A total of 84 animals were challenged, 42 bilaterally and 42 unilaterally [n = (2 × 21) + (2 × 21)]. Three individuals from each bilaterally inoculated animal group were randomly selected for reverse transcription-PCR (RT-PCR) at 3 and 6 h and on days 1, 3, 6, 14, and 28 after the middle ear challenge. Prior to being sacrificed, all animals were inspected under an otomicroscope and blood was collected after 3 and 24 h from three pneumococcus-infected animals. The status of the tympanic membrane and the quantity and quality of the effusion behind the membrane were evaluated. After opening the bulla, pathological findings, including clot formations, hemorrhages, edema, adherences, and polyp-like formations, were registered and bacterial samples were collected. The middle ear tissues were removed bilaterally from each animal and pooled (two ears per sample). The samples were immediately frozen in dry ice and stored at −70°C until analyzed. The remaining unilaterally challenged animals were monitored otomicroscopically to allow at least nine challenged ears or six individuals to be examined at each time point. As day 0 controls, six unchallenged animals were sacrificed. The middle ear tissues of three control rats were individually frozen, while the tissues from the remaining six control ears were pooled.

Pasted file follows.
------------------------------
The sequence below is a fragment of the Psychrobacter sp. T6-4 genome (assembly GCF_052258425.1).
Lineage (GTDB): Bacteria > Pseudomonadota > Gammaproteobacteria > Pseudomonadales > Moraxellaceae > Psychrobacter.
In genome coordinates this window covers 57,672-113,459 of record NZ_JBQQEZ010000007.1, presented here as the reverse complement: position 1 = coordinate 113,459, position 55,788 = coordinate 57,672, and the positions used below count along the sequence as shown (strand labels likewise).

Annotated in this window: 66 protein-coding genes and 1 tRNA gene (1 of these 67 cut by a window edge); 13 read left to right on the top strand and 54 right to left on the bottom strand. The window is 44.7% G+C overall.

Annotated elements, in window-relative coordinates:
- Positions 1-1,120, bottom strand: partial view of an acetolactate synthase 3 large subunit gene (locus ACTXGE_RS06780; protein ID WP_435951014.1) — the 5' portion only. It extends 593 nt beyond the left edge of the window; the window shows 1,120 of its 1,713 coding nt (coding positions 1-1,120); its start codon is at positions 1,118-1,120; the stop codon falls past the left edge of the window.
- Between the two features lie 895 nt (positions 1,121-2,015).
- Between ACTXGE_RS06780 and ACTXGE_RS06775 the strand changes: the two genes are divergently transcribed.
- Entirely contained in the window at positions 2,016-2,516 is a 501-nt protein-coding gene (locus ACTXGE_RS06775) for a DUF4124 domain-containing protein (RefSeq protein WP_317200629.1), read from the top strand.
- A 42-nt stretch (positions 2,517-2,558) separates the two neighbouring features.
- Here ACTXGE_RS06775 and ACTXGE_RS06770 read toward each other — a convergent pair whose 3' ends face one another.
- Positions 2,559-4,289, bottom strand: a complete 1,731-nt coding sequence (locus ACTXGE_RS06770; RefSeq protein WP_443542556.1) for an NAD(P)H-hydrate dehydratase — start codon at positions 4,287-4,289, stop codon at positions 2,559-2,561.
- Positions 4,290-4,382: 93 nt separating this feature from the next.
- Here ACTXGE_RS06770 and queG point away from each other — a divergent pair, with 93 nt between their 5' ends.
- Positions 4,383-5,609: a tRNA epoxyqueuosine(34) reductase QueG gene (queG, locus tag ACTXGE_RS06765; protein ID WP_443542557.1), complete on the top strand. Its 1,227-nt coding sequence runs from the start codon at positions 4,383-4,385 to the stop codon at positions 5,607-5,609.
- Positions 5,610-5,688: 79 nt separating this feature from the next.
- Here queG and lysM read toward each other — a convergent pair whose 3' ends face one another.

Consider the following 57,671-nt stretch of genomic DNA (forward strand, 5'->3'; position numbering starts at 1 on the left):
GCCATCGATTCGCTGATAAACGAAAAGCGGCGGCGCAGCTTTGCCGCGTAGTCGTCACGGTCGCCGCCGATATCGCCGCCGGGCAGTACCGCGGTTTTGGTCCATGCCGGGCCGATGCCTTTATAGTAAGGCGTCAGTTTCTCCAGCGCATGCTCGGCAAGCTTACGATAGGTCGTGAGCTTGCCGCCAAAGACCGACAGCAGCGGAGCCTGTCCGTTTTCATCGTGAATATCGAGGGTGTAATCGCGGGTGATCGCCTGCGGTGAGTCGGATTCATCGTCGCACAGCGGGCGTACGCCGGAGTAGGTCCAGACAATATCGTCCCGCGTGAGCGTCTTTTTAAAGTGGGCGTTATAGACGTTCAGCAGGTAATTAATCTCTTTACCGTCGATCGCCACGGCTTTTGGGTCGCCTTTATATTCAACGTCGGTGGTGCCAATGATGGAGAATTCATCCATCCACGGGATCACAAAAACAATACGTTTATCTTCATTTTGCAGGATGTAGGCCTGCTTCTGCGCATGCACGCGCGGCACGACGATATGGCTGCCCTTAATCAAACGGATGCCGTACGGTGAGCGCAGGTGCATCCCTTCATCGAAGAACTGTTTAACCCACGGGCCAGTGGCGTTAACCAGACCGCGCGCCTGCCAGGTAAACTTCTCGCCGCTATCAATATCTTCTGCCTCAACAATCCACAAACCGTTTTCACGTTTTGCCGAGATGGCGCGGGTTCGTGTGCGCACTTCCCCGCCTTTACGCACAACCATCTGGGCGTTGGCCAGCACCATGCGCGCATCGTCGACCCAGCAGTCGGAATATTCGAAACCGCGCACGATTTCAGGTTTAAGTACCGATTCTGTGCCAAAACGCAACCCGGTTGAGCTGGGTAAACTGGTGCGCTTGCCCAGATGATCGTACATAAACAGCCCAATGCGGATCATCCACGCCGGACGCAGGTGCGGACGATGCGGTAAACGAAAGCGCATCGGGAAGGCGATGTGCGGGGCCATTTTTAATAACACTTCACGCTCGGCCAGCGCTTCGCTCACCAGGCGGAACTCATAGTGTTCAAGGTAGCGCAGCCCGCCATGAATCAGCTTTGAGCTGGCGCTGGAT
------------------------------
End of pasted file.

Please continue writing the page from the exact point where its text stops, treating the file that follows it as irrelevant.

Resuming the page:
RT-PCR.

mRNA was extracted from the frozen middle ear samples using Dynabeads oligo(dT)25 (Dynal A.S, Oslo, Norway) as specified by the manufacturer. After the mRNAs were eluted from the beads, they were reverse transcribed with the Superscript preamplification system for first-strand cDNA synthesis (Gibco BRL).

To determine when different cytokines were present in the middle ear cavity during and after AOM, seven specific primer sets were designed based on sequences reported in the GenBank database (Table (Table1).1). The RT mixture (2% of the total amount) was amplified in a conventional PCR using the Taq PCR core kit (Qiagen, Valencia, Calif.). The PCR mixture contained 10 μl of 10× PCR buffer, 2 μl of 25 mM MgCl2, 2 μl of 10 mM deoxynucleoside triphosphate mix, 2.5 U of Taq DNA polymerase, and 100 pmol of each 5′ and 3′ primer (Oligos Etc. Inc., Wilsonville, Oreg.) in a total reaction volume of 100 μl. The mixtures were processed for 30 cycles (35 cycles for tumor necrosis factor alpha [TNF-α] and interleukin-10 [IL-10]) in a Perkin-Elmer Cetus DNA thermal cycler, with the cycling parameters consisting of 94°C for 1 min, 55°C for 1 min, and 72°C for 2 min. Following the final cycle, an extension step of 10 min at 72°C was performed. A 10-μl volume of each PCR mixture was analyzed on a 2% agarose gel (Gibco BRL) with ethidium bromide. The sizes of the PCR products were compared with a DNA molecular size marker (100-bp DNA ladder; Gibco BRL), and the specificities of the products were verified by sequencing in an ABI model 373A DNA sequencing system (Applied Biosystems Inc., Foster City, Calif.). Appropriate positive and negative controls were included in each experiment. All PCR-positive samples were further analyzed in a competitive PCR assay.

TABLE 1
Primer sequences used for RT-PCR and quantitative P

Construction, amplification efficiency, and titration of competitors.

Two competitors were constructed for the competitive PCR, one for quantification of the constitutively expressed product β-actin and one for the cytokines detected in the initial PCR.